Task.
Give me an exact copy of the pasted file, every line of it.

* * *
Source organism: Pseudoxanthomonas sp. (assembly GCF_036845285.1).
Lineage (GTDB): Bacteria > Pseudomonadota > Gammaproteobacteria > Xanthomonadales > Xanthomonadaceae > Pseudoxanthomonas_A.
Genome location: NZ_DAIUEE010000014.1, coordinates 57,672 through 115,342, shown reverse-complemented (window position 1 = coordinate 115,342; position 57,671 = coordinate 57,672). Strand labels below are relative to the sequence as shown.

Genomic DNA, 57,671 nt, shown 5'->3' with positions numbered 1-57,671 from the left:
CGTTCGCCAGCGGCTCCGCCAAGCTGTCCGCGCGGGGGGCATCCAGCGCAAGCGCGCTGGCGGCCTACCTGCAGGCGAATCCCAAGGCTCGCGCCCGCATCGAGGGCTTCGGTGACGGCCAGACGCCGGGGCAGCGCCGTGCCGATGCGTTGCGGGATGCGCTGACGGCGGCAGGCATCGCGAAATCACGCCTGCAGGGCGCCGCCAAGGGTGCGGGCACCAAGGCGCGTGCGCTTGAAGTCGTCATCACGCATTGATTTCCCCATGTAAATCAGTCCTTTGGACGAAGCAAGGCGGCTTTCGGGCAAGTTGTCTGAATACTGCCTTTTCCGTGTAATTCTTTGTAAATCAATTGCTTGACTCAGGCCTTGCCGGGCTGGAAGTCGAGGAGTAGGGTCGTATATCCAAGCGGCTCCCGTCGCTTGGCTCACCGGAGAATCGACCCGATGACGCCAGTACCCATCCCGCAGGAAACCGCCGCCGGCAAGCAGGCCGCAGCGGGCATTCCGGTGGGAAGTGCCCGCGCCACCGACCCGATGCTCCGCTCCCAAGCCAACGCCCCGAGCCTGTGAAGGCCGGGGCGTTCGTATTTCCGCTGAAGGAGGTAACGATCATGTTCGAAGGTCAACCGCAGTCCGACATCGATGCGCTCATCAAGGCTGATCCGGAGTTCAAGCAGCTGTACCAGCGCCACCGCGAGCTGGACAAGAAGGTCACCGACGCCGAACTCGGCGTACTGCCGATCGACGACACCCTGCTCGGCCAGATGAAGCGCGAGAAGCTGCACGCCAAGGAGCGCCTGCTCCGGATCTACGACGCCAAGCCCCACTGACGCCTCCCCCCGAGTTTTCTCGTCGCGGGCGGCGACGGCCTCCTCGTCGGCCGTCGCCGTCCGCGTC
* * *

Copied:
Source organism: Pseudoxanthomonas sp. (assembly GCF_036845285.1).
Lineage (GTDB): Bacteria > Pseudomonadota > Gammaproteobacteria > Xanthomonadales > Xanthomonadaceae > Pseudoxanthomonas_A.
Genome location: NZ_DAIUEE010000014.1, coordinates 57,672 through 115,342, shown reverse-complemented (window position 1 = coordinate 115,342; position 57,671 = coordinate 57,672). Strand labels below are relative to the sequence as shown.

Genomic DNA, 57,671 nt, shown 5'->3' with positions numbered 1-57,671 from the left:
CGTTCGCCAGCGGCTCCGCCAAGCTGTCCGCGCGGGGGGCATCCAGCGCAAGCGCGCTGGCGGCCTACCTGCAGGCGAATCCCAAGGCTCGCGCCCGCATCGAGGGCTTCGGTGACGGCCAGACGCCGGGGCAGCGCCGTGCCGATGCGTTGCGGGATGCGCTGACGGCGGCAGGCATCGCGAAATCACGCCTGCAGGGCGCCGCCAAGGGTGCGGGCACCAAGGCGCGTGCGCTTGAAGTCGTCATCACGCATTGATTTCCCCATGTAAATCAGTCCTTTGGACGAAGCAAGGCGGCTTTCGGGCAAGTTGTCTGAATACTGCCTTTTCCGTGTAATTCTTTGTAAATCAATTGCTTGACTCAGGCCTTGCCGGGCTGGAAGTCGAGGAGTAGGGTCGTATATCCAAGCGGCTCCCGTCGCTTGGCTCACCGGAGAATCGACCCGATGACGCCAGTACCCATCCCGCAGGAAACCGCCGCCGGCAAGCAGGCCGCAGCGGGCATTCCGGTGGGAAGTGCCCGCGCCACCGACCCGATGCTCCGCTCCCAAGCCAACGCCCCGAGCCTGTGAAGGCCGGGGCGTTCGTATTTCCGCTGAAGGAGGTAACGATCATGTTCGAAGGTCAACCGCAGTCCGACATCGATGCGCTCATCAAGGCTGATCCGGAGTTCAAGCAGCTGTACCAGCGCCACCGCGAGCTGGACAAGAAGGTCACCGACGCCGAACTCGGCGTACTGCCGATCGACGACACCCTGCTCGGCCAGATGAAGCGCGAGAAGCTGCACGCCAAGGAGCGCCTGCTCCGGATCTACGACGCCAAGCCCCACTGACGCCTCCCCCCGAGTTTTCTCGTCGCGGGCGGCGACGGCCTCCTCGTCGGCCGTCGCCGTCCGCGTC